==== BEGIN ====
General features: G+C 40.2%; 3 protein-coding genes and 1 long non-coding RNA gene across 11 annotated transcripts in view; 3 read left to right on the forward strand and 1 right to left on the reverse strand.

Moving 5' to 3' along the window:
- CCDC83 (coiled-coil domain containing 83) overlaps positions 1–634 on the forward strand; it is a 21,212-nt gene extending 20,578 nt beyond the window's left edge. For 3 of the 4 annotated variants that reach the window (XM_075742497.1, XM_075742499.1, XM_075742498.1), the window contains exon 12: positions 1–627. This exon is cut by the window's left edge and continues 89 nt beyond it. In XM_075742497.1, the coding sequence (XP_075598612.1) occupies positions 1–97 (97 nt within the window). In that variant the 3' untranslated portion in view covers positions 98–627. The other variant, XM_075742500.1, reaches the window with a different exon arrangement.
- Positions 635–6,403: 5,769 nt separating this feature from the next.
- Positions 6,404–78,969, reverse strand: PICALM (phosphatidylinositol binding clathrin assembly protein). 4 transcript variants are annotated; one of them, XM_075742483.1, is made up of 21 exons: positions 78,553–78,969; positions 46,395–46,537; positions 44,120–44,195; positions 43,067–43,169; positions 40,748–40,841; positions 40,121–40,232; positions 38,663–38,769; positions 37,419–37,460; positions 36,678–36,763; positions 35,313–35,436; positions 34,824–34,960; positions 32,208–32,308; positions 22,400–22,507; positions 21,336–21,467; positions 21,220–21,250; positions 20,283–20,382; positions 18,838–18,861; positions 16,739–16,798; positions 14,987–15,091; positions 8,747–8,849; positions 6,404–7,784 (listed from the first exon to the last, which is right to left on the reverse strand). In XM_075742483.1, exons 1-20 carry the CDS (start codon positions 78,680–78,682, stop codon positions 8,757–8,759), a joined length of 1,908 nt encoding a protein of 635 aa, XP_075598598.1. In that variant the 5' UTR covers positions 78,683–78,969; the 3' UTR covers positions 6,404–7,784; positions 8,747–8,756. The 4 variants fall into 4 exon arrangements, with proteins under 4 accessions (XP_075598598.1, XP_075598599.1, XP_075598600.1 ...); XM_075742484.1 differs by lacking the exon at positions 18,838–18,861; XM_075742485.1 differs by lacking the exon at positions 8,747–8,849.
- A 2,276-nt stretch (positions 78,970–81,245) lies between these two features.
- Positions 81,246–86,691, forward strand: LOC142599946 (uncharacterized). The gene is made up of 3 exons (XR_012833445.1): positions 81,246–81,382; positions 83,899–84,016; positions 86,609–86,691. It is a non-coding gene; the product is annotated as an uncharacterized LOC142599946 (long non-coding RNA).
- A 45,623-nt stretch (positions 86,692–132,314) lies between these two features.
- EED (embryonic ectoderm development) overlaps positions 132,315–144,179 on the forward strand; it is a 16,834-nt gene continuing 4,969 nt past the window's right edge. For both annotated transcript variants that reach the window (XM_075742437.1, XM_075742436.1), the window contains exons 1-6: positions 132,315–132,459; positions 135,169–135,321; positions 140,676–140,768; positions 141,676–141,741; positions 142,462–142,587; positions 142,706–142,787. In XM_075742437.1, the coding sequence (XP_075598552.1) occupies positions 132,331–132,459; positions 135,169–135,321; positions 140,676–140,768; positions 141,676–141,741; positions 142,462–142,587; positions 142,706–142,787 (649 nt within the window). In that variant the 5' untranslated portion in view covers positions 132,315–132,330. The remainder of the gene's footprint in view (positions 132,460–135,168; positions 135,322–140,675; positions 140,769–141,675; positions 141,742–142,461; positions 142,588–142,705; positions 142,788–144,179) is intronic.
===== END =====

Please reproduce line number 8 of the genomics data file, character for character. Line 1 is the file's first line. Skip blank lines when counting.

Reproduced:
- A 45,623-nt stretch (positions 86,692–132,314) lies between these two features.